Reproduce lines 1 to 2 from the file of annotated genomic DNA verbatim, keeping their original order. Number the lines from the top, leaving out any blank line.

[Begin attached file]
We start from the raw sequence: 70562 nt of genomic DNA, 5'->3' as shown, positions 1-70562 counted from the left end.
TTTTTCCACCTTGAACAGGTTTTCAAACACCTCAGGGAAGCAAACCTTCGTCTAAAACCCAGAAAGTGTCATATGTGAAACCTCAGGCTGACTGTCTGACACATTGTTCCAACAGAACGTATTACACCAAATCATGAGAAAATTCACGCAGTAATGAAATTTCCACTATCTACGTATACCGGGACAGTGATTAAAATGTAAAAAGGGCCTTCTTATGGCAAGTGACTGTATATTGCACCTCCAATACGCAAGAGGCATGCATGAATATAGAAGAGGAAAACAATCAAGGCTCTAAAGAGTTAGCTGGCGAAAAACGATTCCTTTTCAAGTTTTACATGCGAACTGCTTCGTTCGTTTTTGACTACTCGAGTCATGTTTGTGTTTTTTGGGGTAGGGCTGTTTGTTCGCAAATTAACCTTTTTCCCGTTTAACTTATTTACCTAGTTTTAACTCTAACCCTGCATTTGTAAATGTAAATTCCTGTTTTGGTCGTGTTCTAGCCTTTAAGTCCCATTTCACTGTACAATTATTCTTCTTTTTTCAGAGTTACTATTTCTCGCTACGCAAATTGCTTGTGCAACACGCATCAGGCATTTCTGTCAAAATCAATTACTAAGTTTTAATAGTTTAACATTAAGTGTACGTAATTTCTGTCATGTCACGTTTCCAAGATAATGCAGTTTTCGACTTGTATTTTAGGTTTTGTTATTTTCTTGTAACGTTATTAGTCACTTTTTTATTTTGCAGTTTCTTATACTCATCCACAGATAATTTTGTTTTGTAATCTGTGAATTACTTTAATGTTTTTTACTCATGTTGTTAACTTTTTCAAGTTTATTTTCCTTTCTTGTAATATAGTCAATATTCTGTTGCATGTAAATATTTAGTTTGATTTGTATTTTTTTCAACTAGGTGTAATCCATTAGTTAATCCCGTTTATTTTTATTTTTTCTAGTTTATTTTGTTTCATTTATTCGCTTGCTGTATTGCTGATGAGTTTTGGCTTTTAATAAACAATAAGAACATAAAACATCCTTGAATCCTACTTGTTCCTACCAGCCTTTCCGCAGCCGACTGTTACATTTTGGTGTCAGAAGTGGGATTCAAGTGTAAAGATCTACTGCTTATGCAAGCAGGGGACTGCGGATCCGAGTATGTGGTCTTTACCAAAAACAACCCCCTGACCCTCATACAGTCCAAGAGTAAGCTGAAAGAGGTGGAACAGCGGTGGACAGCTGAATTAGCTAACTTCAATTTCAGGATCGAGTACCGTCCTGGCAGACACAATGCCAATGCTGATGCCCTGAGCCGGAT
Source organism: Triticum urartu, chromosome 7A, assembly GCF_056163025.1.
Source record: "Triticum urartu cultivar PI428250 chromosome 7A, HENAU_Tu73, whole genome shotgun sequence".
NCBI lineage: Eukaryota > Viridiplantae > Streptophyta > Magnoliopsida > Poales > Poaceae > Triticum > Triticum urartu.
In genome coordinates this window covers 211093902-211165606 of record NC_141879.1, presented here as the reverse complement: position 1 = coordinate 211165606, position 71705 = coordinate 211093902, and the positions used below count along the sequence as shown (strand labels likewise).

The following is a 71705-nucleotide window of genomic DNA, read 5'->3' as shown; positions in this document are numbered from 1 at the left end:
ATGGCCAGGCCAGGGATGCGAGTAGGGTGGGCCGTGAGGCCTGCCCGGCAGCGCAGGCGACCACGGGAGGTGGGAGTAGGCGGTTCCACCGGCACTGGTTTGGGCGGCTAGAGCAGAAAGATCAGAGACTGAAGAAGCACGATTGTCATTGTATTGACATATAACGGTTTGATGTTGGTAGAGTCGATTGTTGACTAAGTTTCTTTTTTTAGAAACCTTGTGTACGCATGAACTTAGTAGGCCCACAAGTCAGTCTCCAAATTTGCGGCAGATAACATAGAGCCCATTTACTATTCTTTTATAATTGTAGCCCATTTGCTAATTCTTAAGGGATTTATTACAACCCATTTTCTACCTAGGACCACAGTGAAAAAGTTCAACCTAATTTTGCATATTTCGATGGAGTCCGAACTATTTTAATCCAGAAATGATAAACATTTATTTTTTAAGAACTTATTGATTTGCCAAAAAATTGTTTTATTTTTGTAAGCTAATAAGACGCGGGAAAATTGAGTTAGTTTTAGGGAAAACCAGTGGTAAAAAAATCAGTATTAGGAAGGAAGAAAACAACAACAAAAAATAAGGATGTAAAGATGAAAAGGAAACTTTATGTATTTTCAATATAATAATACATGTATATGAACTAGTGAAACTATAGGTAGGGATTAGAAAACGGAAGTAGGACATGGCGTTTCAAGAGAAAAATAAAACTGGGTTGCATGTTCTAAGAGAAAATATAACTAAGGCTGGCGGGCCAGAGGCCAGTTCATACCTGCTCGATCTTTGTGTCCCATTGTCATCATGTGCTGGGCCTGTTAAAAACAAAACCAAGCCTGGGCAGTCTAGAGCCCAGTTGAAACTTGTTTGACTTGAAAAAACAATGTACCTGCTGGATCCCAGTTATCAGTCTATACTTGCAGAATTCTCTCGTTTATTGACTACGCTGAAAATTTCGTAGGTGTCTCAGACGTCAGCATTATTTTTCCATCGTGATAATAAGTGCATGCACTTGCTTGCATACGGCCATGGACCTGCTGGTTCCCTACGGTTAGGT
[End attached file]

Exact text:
We start from the raw sequence: 70562 nt of genomic DNA, 5'->3' as shown, positions 1-70562 counted from the left end.
TTTTTCCACCTTGAACAGGTTTTCAAACACCTCAGGGAAGCAAACCTTCGTCTAAAACCCAGAAAGTGTCATATGTGAAACCTCAGGCTGACTGTCTGACACATTGTTCCAACAGAACGTATTACACCAAATCATGAGAAAATTCACGCAGTAATGAAATTTCCACTATCTACGTATACCGGGACAGTGATTAAAATGTAAAAAGGGCCTTCTTATGGCAAGTGACTGTATATTGCACCTCCAATACGCAAGAGGCATGCATGAATATAGAAGAGGAAAACAATCAAGGCTCTAAAGAGTTAGCTGGCGAAAAACGATTCCTTTTCAAGTTTTACATGCGAACTGCTTCGTTCGTTTTTGACTACTCGAGTCATGTTTGTGTTTTTTGGGGTAGGGCTGTTTGTTCGCAAATTAACCTTTTTCCCGTTTAACTTATTTACCTAGTTTTAACTCTAACCCTGCATTTGTAAATGTAAATTCCTGTTTTGGTCGTGTTCTAGCCTTTAAGTCCCATTTCACTGTACAATTATTCTTCTTTTTTCAGAGTTACTATTTCTCGCTACGCAAATTGCTTGTGCAACACGCATCAGGCATTTCTGTCAAAATCAATTACTAAGTTTTAATAGTTTAACATTAAGTGTACGTAATTTCTGTCATGTCACGTTTCCAAGATAATGCAGTTTTCGACTTGTATTTTAGGTTTTGTTATTTTCTTGTAACGTTATTAGTCACTTTTTTATTTTGCAGTTTCTTATACTCATCCACAGATAATTTTGTTTTGTAATCTGTGAATTACTTTAATGTTTTTTACTCATGTTGTTAACTTTTTCAAGTTTATTTTCCTTTCTTGTAATATAGTCAATATTCTGTTGCATGTAAATATTTAGTTTGATTTGTATTTTTTTCAACTAGGTGTAATCCATTAGTTAATCCCGTTTATTTTTATTTTTTCTAGTTTATTTTGTTTCATTTATTCGCTTGCTGTATTGCTGATGAGTTTTGGCTTTTAATAAACAATAAGAACATAAAACATCCTTGAATCCTACTTGTTCCTACCAGCCTTTCCGCAGCCGACTGTTACATTTTGGTGTCAGAAGTGGGATTCAAGTGTAAAGATCTACTGCTTATGCAAGCAGGGGACTGCGGATCCGAGTATGTGGTCTTTACCAAAAACAACCCCCTGACCCTCATACAGTCCAAGAGTAAGCTGAAAGAGGTGGAACAGCGGTGGACAGCTGAATTAGCTAACTTCAATTTCAGGATCGAGTACCGTCCTGGCAGACACAATGCCAATGCTGATGCCCTGAGCCGGAT